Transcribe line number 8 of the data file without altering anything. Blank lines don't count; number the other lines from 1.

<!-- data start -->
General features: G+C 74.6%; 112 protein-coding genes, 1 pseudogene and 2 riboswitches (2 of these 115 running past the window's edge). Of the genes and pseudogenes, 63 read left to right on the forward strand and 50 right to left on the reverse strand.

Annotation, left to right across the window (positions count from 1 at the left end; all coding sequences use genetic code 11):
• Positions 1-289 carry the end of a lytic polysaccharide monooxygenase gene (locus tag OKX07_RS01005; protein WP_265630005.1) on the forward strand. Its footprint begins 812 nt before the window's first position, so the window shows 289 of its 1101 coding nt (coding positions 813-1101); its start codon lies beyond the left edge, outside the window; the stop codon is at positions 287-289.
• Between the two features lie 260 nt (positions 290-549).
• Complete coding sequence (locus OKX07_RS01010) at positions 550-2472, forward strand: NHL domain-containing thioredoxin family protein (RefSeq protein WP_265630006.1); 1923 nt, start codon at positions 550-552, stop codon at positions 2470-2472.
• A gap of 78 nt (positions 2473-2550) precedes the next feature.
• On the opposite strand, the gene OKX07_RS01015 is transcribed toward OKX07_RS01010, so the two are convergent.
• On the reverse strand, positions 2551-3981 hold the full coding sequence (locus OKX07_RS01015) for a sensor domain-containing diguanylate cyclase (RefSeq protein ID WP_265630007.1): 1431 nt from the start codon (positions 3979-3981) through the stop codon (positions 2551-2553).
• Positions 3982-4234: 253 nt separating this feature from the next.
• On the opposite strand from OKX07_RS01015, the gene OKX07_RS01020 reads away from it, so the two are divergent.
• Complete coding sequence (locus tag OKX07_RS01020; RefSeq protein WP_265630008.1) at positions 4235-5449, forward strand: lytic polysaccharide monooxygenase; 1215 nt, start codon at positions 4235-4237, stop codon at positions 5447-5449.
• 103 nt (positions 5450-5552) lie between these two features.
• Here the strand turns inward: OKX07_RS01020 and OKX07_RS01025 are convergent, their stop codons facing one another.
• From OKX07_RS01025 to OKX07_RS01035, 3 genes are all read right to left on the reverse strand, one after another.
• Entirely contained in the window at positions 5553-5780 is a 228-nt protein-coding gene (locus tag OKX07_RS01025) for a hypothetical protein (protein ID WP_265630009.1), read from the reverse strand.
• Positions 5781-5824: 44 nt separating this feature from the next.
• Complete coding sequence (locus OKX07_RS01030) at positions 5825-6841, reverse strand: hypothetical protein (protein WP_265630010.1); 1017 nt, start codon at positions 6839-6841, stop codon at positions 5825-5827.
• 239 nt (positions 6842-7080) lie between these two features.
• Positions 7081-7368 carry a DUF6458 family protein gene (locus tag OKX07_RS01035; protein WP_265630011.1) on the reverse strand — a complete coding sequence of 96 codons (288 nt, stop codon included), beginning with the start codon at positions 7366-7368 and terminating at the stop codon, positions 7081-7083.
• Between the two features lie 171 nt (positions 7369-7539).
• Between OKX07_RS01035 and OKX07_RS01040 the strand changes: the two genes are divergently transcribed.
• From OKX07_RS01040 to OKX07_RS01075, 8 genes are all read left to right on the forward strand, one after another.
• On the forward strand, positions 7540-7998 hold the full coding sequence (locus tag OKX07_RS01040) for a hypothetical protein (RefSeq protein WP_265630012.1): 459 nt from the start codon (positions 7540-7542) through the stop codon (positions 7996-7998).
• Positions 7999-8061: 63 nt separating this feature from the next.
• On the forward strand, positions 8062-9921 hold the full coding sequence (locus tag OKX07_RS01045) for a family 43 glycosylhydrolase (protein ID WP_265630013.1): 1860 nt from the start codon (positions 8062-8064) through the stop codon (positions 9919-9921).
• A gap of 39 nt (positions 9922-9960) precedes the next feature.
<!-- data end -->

• On the reverse strand, positions 2551-3981 hold the full coding sequence (locus OKX07_RS01015) for a sensor domain-containing diguanylate cyclase (RefSeq protein ID WP_265630007.1): 1431 nt from the start codon (positions 3979-3981) through the stop codon (positions 2551-2553).